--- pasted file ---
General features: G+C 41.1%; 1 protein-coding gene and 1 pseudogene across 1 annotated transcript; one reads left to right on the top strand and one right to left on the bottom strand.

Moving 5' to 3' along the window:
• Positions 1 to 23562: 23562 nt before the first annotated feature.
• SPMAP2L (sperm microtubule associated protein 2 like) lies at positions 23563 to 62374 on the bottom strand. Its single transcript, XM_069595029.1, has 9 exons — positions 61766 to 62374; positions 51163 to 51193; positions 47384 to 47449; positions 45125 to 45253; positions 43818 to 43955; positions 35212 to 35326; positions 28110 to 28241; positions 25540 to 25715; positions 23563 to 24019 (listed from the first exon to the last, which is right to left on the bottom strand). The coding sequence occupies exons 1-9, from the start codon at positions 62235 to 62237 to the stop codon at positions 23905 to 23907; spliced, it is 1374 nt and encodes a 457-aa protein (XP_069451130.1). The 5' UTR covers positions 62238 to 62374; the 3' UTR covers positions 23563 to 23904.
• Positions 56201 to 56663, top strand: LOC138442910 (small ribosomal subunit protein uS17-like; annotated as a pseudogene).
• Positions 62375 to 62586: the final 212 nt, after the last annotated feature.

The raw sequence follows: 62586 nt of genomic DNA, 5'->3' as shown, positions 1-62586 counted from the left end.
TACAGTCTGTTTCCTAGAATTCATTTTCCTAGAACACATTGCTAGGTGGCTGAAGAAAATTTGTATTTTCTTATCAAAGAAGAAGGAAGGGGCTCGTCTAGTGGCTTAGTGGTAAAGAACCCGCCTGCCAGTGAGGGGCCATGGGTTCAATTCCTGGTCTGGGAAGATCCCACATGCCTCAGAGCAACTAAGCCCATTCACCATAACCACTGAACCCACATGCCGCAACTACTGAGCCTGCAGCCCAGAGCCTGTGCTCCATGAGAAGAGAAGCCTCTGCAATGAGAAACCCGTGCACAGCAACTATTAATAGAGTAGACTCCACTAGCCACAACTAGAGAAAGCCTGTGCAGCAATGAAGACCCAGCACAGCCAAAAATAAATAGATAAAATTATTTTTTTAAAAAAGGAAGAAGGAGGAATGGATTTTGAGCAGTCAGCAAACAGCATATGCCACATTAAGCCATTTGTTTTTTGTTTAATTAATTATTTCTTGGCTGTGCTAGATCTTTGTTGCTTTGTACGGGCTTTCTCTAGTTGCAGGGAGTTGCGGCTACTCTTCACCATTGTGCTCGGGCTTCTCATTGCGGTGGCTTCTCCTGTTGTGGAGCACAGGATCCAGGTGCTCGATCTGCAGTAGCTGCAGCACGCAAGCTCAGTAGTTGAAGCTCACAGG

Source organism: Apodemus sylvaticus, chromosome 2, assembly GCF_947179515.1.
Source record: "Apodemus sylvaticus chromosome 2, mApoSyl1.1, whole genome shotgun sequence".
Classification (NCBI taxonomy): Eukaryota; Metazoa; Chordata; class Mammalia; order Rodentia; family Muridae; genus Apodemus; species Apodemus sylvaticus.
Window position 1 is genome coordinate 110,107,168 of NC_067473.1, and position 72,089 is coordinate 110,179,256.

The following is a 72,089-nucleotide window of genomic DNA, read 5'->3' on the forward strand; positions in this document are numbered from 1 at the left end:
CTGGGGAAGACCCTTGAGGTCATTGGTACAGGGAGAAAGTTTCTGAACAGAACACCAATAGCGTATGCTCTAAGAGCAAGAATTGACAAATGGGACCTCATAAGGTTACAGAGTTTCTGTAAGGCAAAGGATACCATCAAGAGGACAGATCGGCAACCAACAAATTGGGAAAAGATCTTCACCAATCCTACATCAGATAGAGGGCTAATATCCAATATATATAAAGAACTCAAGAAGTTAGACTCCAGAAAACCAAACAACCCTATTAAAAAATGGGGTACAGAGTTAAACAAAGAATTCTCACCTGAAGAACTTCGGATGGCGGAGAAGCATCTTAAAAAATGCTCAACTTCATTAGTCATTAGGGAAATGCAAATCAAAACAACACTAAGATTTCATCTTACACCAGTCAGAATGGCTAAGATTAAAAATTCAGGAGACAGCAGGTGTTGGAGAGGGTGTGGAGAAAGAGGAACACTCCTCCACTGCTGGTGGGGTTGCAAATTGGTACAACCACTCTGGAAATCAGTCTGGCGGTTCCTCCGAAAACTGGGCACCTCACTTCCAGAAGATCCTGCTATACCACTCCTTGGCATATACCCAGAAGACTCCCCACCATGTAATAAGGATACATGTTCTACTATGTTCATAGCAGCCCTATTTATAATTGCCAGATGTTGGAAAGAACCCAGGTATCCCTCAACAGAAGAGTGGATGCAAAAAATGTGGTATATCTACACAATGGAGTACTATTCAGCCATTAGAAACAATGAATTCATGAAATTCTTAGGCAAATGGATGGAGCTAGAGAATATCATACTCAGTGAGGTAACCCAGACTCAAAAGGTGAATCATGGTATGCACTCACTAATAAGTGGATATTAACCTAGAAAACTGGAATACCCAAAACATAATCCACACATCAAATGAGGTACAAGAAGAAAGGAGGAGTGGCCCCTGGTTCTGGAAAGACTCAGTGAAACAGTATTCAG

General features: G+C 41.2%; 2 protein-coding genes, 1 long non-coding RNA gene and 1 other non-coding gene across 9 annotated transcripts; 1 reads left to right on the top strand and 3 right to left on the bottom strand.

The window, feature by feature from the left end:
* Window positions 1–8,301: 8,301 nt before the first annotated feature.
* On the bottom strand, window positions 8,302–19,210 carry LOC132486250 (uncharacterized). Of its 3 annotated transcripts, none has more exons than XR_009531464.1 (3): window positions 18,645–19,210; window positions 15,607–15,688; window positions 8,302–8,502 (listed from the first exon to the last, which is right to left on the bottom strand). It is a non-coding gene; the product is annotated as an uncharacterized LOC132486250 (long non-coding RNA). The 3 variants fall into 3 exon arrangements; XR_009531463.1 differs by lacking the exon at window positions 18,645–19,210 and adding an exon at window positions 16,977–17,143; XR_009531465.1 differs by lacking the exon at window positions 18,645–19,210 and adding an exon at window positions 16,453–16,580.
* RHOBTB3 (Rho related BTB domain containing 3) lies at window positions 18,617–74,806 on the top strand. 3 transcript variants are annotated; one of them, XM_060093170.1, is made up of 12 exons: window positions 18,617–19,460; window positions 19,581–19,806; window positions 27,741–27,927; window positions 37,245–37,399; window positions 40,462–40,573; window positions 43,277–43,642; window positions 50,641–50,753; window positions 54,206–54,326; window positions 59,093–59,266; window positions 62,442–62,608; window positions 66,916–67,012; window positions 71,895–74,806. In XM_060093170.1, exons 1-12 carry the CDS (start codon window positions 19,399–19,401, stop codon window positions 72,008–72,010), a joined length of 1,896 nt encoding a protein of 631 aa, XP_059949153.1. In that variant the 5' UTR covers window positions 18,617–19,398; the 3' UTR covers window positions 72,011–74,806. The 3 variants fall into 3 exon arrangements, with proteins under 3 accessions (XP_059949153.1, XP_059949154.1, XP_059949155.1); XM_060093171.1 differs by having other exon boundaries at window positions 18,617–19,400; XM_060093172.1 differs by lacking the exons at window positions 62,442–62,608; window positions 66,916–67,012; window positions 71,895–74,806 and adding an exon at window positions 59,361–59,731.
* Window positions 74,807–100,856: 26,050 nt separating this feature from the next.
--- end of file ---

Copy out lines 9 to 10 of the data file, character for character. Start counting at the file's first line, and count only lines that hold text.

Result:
Source organism: Apodemus sylvaticus, chromosome 2, assembly GCF_947179515.1.
Source record: "Apodemus sylvaticus chromosome 2, mApoSyl1.1, whole genome shotgun sequence".